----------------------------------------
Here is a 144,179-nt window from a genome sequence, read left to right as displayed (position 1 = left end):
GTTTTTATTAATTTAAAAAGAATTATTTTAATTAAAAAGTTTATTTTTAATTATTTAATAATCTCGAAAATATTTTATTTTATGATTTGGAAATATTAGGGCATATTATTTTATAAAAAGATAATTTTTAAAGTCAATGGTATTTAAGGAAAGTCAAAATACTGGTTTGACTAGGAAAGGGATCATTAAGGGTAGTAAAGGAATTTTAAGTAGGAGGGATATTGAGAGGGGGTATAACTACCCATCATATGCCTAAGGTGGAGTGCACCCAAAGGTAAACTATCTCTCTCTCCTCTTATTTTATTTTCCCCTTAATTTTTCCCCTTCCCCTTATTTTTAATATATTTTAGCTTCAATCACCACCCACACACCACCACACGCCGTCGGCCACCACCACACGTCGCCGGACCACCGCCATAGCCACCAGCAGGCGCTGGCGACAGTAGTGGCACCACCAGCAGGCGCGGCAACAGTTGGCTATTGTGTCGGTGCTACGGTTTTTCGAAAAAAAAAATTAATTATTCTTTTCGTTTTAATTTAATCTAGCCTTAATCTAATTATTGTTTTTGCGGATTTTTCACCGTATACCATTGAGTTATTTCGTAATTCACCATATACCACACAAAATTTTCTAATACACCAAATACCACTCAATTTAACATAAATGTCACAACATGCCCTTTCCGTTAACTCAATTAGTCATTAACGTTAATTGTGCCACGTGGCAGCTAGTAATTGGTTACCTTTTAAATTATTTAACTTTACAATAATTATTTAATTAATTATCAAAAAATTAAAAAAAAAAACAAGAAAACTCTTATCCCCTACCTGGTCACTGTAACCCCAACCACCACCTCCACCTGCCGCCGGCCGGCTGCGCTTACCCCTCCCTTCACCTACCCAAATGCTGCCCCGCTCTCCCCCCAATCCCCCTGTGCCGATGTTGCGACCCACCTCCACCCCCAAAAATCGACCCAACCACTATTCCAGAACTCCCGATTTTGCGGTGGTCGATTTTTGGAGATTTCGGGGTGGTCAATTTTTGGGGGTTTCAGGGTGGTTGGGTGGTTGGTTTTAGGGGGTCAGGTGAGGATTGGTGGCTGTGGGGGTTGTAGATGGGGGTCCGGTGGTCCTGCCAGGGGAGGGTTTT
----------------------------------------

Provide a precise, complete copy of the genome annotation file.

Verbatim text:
Here is a 144,179-nt window from a genome sequence, read left to right as displayed (position 1 = left end):
GTTTTTATTAATTTAAAAAGAATTATTTTAATTAAAAAGTTTATTTTTAATTATTTAATAATCTCGAAAATATTTTATTTTATGATTTGGAAATATTAGGGCATATTATTTTATAAAAAGATAATTTTTAAAGTCAATGGTATTTAAGGAAAGTCAAAATACTGGTTTGACTAGGAAAGGGATCATTAAGGGTAGTAAAGGAATTTTAAGTAGGAGGGATATTGAGAGGGGGTATAACTACCCATCATATGCCTAAGGTGGAGTGCACCCAAAGGTAAACTATCTCTCTCTCCTCTTATTTTATTTTCCCCTTAATTTTTCCCCTTCCCCTTATTTTTAATATATTTTAGCTTCAATCACCACCCACACACCACCACACGCCGTCGGCCACCACCACACGTCGCCGGACCACCGCCATAGCCACCAGCAGGCGCTGGCGACAGTAGTGGCACCACCAGCAGGCGCGGCAACAGTTGGCTATTGTGTCGGTGCTACGGTTTTTCGAAAAAAAAAATTAATTATTCTTTTCGTTTTAATTTAATCTAGCCTTAATCTAATTATTGTTTTTGCGGATTTTTCACCGTATACCATTGAGTTATTTCGTAATTCACCATATACCACACAAAATTTTCTAATACACCAAATACCACTCAATTTAACATAAATGTCACAACATGCCCTTTCCGTTAACTCAATTAGTCATTAACGTTAATTGTGCCACGTGGCAGCTAGTAATTGGTTACCTTTTAAATTATTTAACTTTACAATAATTATTTAATTAATTATCAAAAAATTAAAAAAAAAAACAAGAAAACTCTTATCCCCTACCTGGTCACTGTAACCCCAACCACCACCTCCACCTGCCGCCGGCCGGCTGCGCTTACCCCTCCCTTCACCTACCCAAATGCTGCCCCGCTCTCCCCCCAATCCCCCTGTGCCGATGTTGCGACCCACCTCCACCCCCAAAAATCGACCCAACCACTATTCCAGAACTCCCGATTTTGCGGTGGTCGATTTTTGGAGATTTCGGGGTGGTCAATTTTTGGGGGTTTCAGGGTGGTTGGGTGGTTGGTTTTAGGGGGTCAGGTGAGGATTGGTGGCTGTGGGGGTTGTAGATGGGGGTCCGGTGGTCCTGCCAGGGGAGGGTTTT